A repository of caveats, version II

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I don't see that workshop safety issues have been mentioned.  I feel it is important enough to have it's own topic heading.  I haven't found it by searching, but I'd be surprised if it hasn't been dealt with over the years.  If it has, please direct me to it, and if not, I'll start a thread.

Good one.

Safety first, and second.


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I bought a cheap induction hotplate, thinking it would be the safest option for cooking varnish. It works very well; it doesn't heat up itself, so any spill lands on a cool surface. I cook my resin and varnish  in my old BBQ. I leave the hood closed over enough to keep any rain out, so I can leave the rosin stew away outside the workshop. The vapors blow away, but they can hang about under the hood a bit. I made my varnish and all was well.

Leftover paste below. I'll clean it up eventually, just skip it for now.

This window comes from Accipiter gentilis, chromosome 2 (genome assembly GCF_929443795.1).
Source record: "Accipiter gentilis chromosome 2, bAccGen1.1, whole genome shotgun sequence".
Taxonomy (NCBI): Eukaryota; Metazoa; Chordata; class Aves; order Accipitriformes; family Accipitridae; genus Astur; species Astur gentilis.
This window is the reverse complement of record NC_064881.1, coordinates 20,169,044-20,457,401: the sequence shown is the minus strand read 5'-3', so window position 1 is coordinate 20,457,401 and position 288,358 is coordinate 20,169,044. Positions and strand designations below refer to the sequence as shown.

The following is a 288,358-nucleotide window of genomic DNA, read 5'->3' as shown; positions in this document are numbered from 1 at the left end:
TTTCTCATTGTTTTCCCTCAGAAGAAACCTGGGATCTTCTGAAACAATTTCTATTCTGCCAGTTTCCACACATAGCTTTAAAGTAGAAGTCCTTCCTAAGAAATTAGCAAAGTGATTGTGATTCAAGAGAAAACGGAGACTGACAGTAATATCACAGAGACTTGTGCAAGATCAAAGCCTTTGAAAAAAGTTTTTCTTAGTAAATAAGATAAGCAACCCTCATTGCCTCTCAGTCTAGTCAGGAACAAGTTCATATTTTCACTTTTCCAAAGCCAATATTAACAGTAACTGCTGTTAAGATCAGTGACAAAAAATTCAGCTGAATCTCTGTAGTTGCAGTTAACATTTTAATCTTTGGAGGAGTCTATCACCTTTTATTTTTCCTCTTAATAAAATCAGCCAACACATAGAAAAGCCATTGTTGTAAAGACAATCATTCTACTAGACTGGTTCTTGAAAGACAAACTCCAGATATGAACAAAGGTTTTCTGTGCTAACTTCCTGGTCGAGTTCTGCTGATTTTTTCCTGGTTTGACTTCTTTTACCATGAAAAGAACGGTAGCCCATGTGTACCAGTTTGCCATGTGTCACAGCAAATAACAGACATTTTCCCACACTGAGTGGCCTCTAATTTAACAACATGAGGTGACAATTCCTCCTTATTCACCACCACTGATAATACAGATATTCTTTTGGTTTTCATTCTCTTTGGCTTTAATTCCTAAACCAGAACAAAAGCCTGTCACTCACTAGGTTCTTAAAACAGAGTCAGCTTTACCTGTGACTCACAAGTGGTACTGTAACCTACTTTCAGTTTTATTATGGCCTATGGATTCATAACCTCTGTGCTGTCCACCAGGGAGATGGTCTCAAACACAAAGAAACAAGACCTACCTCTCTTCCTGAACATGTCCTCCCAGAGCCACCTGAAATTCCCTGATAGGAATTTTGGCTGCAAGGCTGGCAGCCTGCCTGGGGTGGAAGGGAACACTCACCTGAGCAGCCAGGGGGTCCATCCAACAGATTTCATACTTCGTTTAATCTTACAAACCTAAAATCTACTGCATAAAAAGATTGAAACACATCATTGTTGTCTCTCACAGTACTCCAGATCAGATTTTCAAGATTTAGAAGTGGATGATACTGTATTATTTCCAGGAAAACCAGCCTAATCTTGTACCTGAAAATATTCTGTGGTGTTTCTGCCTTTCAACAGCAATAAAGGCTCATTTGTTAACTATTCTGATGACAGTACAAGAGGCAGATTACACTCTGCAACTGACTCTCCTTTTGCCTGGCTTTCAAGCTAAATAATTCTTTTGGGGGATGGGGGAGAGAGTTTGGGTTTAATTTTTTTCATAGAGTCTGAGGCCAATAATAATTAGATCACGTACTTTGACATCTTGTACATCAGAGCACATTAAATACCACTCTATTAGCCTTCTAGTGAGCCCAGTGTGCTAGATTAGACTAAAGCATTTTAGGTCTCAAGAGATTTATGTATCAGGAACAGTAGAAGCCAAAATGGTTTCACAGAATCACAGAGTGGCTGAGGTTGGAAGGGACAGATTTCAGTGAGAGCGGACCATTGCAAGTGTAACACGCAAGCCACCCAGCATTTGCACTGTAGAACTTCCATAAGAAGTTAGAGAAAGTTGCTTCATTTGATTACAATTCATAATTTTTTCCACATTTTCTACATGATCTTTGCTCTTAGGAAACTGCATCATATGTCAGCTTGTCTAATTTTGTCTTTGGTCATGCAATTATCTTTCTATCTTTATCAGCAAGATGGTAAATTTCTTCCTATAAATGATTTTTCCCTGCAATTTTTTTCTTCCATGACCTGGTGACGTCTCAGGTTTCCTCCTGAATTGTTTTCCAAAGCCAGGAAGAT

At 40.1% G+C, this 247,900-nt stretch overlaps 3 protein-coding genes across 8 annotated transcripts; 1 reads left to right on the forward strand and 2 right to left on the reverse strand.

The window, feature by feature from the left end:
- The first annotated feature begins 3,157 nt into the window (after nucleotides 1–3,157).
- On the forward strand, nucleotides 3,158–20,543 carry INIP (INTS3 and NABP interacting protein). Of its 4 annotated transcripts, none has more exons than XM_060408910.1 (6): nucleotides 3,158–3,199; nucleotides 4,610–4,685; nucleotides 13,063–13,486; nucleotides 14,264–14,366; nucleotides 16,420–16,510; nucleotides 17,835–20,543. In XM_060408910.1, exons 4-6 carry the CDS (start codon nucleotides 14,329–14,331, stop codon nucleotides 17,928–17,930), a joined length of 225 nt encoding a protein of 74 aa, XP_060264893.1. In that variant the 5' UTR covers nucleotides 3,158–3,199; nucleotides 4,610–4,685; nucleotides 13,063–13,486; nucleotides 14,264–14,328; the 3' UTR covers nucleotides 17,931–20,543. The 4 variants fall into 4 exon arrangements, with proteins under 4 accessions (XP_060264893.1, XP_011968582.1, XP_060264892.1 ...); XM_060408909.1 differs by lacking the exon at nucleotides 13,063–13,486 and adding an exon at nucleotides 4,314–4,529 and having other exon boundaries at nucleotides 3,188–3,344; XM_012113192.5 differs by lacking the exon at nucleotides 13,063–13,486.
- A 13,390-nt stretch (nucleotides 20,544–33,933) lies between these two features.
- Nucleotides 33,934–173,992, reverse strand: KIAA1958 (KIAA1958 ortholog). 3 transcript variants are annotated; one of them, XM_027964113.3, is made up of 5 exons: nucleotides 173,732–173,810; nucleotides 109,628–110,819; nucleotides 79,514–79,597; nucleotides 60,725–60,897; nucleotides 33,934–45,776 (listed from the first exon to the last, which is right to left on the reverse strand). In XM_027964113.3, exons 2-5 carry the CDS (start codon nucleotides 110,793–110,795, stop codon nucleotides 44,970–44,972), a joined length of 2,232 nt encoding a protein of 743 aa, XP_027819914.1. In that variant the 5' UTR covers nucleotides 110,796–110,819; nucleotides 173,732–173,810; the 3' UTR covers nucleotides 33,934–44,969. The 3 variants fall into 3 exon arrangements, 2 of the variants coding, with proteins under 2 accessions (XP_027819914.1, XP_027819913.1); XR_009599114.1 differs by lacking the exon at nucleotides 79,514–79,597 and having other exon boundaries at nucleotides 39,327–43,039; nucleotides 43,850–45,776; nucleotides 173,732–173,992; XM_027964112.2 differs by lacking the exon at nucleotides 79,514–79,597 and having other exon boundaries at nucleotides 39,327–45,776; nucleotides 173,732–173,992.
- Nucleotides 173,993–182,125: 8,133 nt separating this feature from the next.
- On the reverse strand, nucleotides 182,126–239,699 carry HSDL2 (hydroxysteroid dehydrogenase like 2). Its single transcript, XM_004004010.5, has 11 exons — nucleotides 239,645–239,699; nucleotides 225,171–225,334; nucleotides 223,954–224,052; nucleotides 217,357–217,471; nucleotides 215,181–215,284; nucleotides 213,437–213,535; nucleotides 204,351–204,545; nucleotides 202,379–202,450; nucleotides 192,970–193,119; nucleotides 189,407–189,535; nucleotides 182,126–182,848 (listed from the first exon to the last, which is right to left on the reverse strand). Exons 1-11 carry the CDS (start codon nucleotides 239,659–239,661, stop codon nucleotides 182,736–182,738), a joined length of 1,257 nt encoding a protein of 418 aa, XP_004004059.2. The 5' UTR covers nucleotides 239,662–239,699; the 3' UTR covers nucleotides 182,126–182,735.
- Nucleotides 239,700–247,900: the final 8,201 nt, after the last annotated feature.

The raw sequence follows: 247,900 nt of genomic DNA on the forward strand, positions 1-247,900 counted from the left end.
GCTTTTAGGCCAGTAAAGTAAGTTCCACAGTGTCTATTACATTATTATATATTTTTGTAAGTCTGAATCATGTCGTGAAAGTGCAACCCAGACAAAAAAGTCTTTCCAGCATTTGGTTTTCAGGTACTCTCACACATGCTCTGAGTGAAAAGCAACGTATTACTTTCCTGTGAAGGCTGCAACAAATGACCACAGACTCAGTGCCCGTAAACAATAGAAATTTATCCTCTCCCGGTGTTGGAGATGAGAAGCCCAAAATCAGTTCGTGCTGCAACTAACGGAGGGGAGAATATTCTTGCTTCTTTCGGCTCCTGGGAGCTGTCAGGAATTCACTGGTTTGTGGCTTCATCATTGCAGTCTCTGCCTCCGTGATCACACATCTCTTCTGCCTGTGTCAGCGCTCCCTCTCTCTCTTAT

The hotplate is cooled by a fan, which draws in air from behind and sends it out the bottom. When I went to clean up I found the fan dripping with condensed syruppy rosin. I'd say that given enough time the fan would gunk up completely - probably as much a fire hazard than the varnish itself.




The hotplate is great, but make sure it has a fresh air source for the fan!



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When you drop a knife, don't slam your knees together.

I had a bridge knife fly out of my hands one day, do a double somersault in front of my eyes, and swan dive into my thigh.  I was so proud of myself for not moving my leg out of the way and letting the knife hit the floor, thereby saving having  to regrind it.

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Once a knife has left your hand or fallen from the bench......"the die is cast".  You just have to grit your teeth and accept the results. Trying to get out of the way is a crap shoot.